Noir, Olivier Pauvert’s debut novel, is an examination of crippling paranoia within a future France, governed by a democratically elected fascist National Party and where a daylight curfew forces nonwhites to live in near seclusion. It is a cheerless vision, explored with great vim, that grows
Just over one hundred pages long, Log of the S.S. The Mrs. Unguentine is a document that could, with a little effort, be ripped from its spine, stuffed inside a large bottle, and tossed end over end into the sea. The publishing history of Stanley Crawford’s sad, serene fiction resembles the fate
Laney Brooks is a woman in agony, suffering from an undefined malady that makes standard housewife ennui—boredom from carpooling or picking up dry cleaning—look like a picnic. Laney’s despair, ably depicted by Amy Koppelman in her affecting second novel, I Smile Back, is rooted in childhood.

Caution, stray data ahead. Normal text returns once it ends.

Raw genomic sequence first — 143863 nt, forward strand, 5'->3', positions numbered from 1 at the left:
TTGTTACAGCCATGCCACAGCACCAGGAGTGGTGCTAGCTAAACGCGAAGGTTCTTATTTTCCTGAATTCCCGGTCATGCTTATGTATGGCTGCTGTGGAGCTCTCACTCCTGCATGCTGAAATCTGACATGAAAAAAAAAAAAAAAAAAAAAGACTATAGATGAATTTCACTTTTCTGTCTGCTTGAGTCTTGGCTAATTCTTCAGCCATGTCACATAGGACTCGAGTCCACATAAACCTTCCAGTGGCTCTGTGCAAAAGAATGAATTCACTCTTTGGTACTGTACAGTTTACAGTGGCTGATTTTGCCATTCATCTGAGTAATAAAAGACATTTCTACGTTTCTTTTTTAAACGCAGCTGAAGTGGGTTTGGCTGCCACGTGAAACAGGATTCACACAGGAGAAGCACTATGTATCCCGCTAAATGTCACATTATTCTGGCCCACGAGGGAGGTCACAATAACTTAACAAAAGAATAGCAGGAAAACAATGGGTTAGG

Anyone who saw the 2005 film Old Joy, which is based on the lead story in Livability, will immediately understand what I mean when I say that Jon Raymond is a master at re-creating those feelings of unease and confusion that arise when relationships are at their most precarious. Most of the nine
When Evan Dara’s first novel, The Lost Scrapbook, was chosen in a national fiction competition judged by William Vollmann, then published by Fiction Collective Two in 1995, the only review in the mainstream press compared the book to William Gaddis’s famously ambitious and demanding debut, The
The lead characters in the 1999 movie Being John Malkovich discover a portal that lets a traverser actually be, for fifteen minutes, John Malkovich. When Malkovich himself, learning of the portal, traverses it, he finds himself in a nightmarescape in which everyone is a variously distorted version
How boring does your hometown have to be for Siberia to tickle wanderlust? The narrator of To Siberia, a melancholy novel by Per Petterson, is an interesting test case. Growing up in a Danish village in the ’30s, she and her brother retreat from their grandfather’s drunken binges and their father’s